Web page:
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   Home   Help Search  
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Author Topic: Icom 718  (Read 10538 times)
NA4IT
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« Reply #15 on: August 20, 2016, 06:30:33 AM »

Or you could just buy a Signalink USB....
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VU3DES
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Posts: 10




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« Reply #16 on: August 20, 2016, 11:13:02 PM »

Or you could just buy a Signalink USB....

@NA4IT Homebrewing is what I love most about this hobby.  I spend more time making this stuff than really using it on air.  VOX serves my purpose, CAT will not hamper my activities on air.  But it's just fun to learn and make it yourself you know..

Getting back to my issue.  If any Amateur has a suggestion I'd appreciate your help !
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W9IQ
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« Reply #17 on: August 21, 2016, 04:22:05 AM »

You have inadvertently inverted the logic of the CI-V signals by the way you have wired IC2 and IC3.

For example, when the CI-V signal is high, the LED in IC1 is biased on. This turns on the transistor in IC1 which then pulls the RxD pin on the USB dongle low. This results in high input, low output.

Similarly when the USB Tx pin is high, the LED in IC3 is biased on. This turns on the output transistor which pulls the CI-V signal low. This results in high input, low output.

You can see that you do not want this inversion since the cable works fine when directly connected. I hope that helps.

- Glenn W9IQ



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- Glenn W9IQ

I never make a mistake. I thought I did once but I was wrong.
NA4IT
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« Reply #18 on: August 21, 2016, 04:36:17 AM »

I agree homebrewing MUST be a part of this hobby. But after building MANY interfaces, and spending a good $300, once I bought the Signalink USB and a CAT cable, all the RF problems and incompatibility went away. And, I had a clean signal on the air. I see so many digital signals splattering everywhere coming from homebuilt interfaces. I know a lot of it has to do with settings also.
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W9IQ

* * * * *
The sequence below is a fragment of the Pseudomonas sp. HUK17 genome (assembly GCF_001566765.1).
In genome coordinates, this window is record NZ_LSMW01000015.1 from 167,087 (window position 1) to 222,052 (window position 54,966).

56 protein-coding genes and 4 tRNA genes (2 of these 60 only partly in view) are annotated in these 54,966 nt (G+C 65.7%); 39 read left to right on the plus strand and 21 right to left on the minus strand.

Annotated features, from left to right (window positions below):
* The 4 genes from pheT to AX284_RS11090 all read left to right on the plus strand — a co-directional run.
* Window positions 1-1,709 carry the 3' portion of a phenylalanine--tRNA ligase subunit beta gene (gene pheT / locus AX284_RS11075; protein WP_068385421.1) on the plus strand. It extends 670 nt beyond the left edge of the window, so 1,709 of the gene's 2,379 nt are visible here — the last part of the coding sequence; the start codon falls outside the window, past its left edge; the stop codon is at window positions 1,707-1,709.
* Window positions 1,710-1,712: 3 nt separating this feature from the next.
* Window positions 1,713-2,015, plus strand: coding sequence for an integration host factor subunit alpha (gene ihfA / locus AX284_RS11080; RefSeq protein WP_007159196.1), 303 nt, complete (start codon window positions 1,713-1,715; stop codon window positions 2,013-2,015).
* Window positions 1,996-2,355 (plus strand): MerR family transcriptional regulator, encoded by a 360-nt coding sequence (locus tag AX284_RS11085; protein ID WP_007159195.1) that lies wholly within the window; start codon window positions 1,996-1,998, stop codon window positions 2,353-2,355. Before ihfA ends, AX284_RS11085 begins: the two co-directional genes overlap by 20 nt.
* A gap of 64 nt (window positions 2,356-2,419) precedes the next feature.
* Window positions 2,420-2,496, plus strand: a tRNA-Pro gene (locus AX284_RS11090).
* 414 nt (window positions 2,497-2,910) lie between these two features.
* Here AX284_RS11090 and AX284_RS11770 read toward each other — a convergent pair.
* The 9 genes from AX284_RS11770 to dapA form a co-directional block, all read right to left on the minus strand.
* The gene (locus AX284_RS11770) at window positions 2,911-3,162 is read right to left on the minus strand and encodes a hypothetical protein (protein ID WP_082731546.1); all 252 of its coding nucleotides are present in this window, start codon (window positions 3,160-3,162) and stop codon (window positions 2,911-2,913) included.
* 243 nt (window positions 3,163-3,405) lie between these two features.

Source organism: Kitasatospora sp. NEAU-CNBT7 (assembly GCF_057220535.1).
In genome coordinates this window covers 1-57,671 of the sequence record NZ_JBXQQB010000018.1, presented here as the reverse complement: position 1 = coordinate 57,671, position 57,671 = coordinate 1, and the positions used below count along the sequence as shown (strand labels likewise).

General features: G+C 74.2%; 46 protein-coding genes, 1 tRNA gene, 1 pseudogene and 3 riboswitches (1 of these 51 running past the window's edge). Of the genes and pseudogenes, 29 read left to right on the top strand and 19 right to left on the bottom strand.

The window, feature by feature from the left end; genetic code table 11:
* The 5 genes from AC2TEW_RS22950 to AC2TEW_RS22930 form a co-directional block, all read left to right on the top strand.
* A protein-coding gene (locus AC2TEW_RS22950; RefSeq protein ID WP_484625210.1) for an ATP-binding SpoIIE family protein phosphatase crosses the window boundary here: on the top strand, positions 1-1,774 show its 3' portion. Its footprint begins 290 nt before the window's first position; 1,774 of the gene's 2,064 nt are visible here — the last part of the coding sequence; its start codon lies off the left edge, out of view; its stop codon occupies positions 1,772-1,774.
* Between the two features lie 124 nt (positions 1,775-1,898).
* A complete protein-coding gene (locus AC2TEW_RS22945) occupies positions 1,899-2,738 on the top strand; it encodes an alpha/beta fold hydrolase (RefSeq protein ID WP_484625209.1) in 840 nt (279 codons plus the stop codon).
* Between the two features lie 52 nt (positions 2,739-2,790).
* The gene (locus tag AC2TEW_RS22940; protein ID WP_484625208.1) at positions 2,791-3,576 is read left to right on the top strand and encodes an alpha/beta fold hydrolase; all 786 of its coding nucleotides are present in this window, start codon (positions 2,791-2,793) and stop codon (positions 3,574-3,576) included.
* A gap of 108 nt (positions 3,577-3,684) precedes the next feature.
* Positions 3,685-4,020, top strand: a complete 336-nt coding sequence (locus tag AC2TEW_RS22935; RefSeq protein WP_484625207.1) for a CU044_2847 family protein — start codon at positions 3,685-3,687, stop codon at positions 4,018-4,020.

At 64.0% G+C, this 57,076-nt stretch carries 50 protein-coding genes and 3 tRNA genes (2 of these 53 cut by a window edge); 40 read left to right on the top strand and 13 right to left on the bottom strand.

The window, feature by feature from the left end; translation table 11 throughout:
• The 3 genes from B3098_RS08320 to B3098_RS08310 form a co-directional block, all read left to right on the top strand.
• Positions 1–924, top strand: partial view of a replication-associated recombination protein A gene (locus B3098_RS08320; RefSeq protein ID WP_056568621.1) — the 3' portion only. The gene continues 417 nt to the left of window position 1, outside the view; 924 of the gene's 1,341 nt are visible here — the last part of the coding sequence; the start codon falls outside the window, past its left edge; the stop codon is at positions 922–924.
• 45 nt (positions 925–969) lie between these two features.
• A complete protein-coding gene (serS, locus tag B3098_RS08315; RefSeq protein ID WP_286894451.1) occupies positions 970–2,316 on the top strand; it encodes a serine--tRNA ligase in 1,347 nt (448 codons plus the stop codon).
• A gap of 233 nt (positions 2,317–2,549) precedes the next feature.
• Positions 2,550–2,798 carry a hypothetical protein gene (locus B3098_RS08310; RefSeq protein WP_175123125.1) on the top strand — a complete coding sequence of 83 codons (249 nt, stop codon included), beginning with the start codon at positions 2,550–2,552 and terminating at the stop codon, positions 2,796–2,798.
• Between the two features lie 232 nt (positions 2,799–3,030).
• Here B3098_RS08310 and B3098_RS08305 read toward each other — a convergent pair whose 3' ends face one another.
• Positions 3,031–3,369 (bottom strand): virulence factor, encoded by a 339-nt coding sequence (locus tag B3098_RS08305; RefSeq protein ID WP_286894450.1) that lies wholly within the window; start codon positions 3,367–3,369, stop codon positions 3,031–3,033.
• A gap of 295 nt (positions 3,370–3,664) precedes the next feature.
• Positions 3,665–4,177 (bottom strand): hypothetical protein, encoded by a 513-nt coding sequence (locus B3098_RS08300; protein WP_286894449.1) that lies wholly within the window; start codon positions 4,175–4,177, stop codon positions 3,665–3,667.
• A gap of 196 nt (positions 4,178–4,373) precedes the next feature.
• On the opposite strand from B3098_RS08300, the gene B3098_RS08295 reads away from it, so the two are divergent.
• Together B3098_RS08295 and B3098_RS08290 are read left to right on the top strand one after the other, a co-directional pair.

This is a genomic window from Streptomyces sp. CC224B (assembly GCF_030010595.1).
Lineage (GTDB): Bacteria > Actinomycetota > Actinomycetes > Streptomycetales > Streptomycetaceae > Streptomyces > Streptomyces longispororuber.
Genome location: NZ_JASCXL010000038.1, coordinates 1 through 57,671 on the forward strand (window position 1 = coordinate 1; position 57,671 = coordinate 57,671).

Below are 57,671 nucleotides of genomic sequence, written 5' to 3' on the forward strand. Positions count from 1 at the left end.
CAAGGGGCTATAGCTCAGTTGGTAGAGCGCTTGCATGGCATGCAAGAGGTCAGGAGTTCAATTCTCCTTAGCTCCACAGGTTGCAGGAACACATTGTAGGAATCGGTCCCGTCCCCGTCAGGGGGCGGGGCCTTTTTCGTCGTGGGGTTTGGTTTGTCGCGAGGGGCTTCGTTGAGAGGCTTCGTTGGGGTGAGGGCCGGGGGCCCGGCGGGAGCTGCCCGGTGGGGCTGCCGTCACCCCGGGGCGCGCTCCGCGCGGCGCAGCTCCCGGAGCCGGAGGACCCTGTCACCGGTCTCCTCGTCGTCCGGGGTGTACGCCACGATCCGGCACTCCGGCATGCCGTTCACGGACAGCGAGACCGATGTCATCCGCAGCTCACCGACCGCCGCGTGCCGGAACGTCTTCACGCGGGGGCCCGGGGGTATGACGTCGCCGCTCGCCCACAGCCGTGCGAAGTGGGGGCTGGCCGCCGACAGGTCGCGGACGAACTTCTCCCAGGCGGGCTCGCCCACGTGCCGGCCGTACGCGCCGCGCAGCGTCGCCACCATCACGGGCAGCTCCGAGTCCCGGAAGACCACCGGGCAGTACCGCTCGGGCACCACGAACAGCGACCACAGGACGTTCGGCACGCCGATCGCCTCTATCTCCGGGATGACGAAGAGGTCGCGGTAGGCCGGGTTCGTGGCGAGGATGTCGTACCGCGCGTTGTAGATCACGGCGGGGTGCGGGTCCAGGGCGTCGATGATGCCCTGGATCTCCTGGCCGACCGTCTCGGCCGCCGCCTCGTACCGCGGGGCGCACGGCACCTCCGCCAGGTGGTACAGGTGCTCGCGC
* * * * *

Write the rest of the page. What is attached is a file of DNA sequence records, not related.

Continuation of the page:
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« Reply #19 on: August 21, 2016, 04:46:35 AM »

Sometimes it is not the cost of the parts, but the value of learning and the pride of accomplishment.

- Glenn W9IQ
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- Glenn W9IQ

I never make a mistake. I thought I did once but I was wrong.
VU3DES
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« Reply #20 on: August 21, 2016, 09:23:02 PM »

You have inadvertently inverted the logic of the CI-V signals by the way you have wired IC2 and IC3.

For example, when the CI-V signal is high, the LED in IC1 is biased on. This turns on the transistor in IC1 which then pulls the RxD pin on the USB dongle low. This results in high input, low output.

Similarly when the USB Tx pin is high, the LED in IC3 is biased on. This turns on the output transistor which pulls the CI-V signal low. This results in high input, low output.

You can see that you do not want this inversion since the cable works fine when directly connected. I hope that helps.

- Glenn W9IQ

Thanks Glenn,  I see the silly mistake I am doing Cheesy

Just to re iterate, If I add a Transistor switch (like i did with the PTT line) in both TXD and RXD lines, that should fix my issue right??  

Or may be I just use a fast enough Opto coupler which doesnt invert the output.  Could you advise on those lines too ??

Or could adding a Pull down resistor from emitter to ground on 4N25 help ??
« Last Edit: August 21, 2016, 11:50:12 PM by VU3DES » Logged
W9IQ
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« Reply #21 on: August 22, 2016, 06:21:59 AM »

Amogh,